A burger bought from McDonald's last Icelandic outlet the day before it shut is still being exhibited in the country.
The burger and fries - still in their original wrapping - spent some years in the country's national museum.
The items were moved to the Bus Hostel in Reykjavik in 2015. A real-time webcam documents the food for worldwide fans to watch for any signs of decay.
According to the Bus Hotel: "On 30 October 2009, the day before McDonald’s closed its doors in Iceland, Hjörtur Smárason went and bought a burger.
"He didn’t want to eat it - no, instead he wanted to preserve it. He kept the burger and fries in its original bag and stored it on a garage shelf.
"Three years later, he checks on his meal only to find that it looked exactly the same as the day he bought it."
According to McDonald's there is a reason its food doesn't decompose.
A spokesperson said: "The reason our food may appear not to decompose comes down to a matter of simple science.
"In order for decomposition to occur, you need certain conditions - specifically moisture.
"Without sufficient moisture - either in the food itself or the environment - bacteria and mold may not grow and therefore, decomposition is unlikely.
"So if food is or becomes dry enough, it is unlikely to grow mold or bacteria or decompose.
"Food prepared at home that is left to dehydrate could see similar results."
You can watch the real-time footage of the burger here
Maria is a former magazine editor, newspaper reporter, and features writer. Her writing has been published by The Guardian, The Huffington Post, and various regional newspapers, as well as Vegan Life magazine and Vegan Trade Journal. She has interviewed a huge range of people, from Prime Ministers to authors, activists, pop stars and actors, and enjoys the varied range of topics writing for PBN allows her to tackle. You can follow her on Twitter @MariaChiorando and Instagram @mariachiorando.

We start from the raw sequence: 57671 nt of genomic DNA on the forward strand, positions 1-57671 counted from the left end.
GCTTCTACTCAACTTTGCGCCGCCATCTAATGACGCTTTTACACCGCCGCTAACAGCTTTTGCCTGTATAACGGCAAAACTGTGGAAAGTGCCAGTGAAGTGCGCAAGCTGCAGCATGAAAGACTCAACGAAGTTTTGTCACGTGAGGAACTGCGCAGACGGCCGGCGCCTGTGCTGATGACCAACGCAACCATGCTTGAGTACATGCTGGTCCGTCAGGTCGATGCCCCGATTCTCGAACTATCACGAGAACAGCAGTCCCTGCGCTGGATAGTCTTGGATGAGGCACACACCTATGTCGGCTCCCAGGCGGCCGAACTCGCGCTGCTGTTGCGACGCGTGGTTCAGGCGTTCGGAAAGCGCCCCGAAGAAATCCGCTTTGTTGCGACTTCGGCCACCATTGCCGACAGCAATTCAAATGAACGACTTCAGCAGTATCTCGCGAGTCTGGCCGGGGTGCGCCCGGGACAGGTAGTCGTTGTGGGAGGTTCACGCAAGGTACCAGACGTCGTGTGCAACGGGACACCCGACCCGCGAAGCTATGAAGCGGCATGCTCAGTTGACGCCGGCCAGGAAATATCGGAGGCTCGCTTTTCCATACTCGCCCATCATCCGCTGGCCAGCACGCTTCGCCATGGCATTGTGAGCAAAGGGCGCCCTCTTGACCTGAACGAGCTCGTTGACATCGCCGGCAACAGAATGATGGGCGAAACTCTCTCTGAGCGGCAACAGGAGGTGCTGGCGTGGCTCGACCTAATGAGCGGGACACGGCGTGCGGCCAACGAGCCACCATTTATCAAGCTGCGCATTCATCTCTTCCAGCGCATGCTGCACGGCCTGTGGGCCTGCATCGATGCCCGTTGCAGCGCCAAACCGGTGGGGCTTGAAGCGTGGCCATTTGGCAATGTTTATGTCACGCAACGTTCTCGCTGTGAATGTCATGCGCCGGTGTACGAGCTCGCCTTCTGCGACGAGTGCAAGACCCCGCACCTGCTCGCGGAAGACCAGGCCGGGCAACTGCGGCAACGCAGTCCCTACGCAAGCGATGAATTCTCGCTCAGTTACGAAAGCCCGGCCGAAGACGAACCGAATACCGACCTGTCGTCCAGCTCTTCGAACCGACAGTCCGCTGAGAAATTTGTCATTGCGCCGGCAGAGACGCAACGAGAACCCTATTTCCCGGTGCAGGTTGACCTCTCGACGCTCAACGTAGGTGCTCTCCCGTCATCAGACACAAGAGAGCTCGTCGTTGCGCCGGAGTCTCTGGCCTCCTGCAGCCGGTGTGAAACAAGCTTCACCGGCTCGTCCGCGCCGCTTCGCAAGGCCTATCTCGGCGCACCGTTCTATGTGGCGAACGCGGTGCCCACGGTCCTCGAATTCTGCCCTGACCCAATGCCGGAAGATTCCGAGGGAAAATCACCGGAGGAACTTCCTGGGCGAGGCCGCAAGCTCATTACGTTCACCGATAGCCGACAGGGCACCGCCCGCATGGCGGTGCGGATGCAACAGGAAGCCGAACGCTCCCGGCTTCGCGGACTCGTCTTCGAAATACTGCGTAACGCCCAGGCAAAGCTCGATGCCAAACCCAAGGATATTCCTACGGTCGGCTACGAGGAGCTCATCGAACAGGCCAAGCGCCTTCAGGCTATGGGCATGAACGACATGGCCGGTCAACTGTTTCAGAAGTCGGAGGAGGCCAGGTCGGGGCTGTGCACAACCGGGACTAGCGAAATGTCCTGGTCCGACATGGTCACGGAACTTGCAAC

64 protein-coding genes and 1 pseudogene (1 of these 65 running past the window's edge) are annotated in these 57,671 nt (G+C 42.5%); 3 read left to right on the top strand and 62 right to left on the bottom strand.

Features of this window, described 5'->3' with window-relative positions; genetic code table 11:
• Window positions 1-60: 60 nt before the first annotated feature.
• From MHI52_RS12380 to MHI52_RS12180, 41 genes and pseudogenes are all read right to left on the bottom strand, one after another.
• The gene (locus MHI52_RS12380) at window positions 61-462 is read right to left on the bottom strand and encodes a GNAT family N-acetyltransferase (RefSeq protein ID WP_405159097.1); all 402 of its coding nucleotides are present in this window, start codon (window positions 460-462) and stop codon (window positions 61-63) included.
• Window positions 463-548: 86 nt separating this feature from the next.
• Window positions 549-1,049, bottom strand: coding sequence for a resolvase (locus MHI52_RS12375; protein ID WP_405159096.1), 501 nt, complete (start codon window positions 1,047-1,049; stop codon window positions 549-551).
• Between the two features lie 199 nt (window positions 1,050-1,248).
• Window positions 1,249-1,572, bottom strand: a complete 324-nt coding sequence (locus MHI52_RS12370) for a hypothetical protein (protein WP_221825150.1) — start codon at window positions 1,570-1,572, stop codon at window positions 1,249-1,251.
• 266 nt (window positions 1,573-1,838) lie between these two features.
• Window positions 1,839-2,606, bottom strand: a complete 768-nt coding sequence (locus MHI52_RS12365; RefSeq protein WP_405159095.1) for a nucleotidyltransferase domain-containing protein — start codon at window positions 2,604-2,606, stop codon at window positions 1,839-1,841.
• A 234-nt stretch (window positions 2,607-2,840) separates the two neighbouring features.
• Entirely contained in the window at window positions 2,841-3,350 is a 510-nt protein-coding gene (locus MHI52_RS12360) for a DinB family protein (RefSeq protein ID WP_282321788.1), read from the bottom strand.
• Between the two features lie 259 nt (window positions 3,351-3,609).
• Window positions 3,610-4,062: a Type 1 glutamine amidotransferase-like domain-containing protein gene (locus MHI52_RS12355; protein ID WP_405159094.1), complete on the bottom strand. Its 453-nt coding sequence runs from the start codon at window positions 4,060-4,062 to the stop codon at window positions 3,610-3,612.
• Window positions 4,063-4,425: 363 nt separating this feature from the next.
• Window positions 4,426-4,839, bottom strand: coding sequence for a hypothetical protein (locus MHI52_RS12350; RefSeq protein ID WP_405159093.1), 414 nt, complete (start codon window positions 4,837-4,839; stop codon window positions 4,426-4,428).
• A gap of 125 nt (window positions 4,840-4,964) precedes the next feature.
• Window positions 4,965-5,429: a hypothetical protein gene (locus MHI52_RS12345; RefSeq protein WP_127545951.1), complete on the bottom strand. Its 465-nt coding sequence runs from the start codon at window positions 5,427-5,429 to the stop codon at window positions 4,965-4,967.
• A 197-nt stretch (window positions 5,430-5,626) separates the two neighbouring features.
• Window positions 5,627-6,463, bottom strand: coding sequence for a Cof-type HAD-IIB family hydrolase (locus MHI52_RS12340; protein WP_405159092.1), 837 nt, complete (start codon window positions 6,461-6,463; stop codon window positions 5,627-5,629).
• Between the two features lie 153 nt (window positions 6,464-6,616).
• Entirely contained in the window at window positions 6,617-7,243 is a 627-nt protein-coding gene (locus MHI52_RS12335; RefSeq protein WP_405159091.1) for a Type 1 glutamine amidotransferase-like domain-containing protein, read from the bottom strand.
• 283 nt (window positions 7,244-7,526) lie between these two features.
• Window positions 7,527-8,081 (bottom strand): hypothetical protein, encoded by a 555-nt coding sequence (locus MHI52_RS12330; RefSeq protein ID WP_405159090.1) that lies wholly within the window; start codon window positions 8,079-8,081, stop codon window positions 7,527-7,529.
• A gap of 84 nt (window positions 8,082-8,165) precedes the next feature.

Disclaimer: The opinions expressed in this article are prepared in the author's capacity and do not necessarily reflect the views and opinions of Plant Based News itself.
Since you're here...
Plant Based News is a FREE service that receives millions of views each week on Youtube, Facebook, Instagram, Twitter, our weekly newsletter and this website. This takes a lot of our personal time, money and hard work. But we do it because we KNOW it makes a difference. If those following our reporting helped by contributing, we could do even more. Please consider supporting us so we can create further awareness about animal rights, environmentalism, ethical consumerism and the plant-based lifestyle. Not a false narrative - but information that empowers people to make better choices.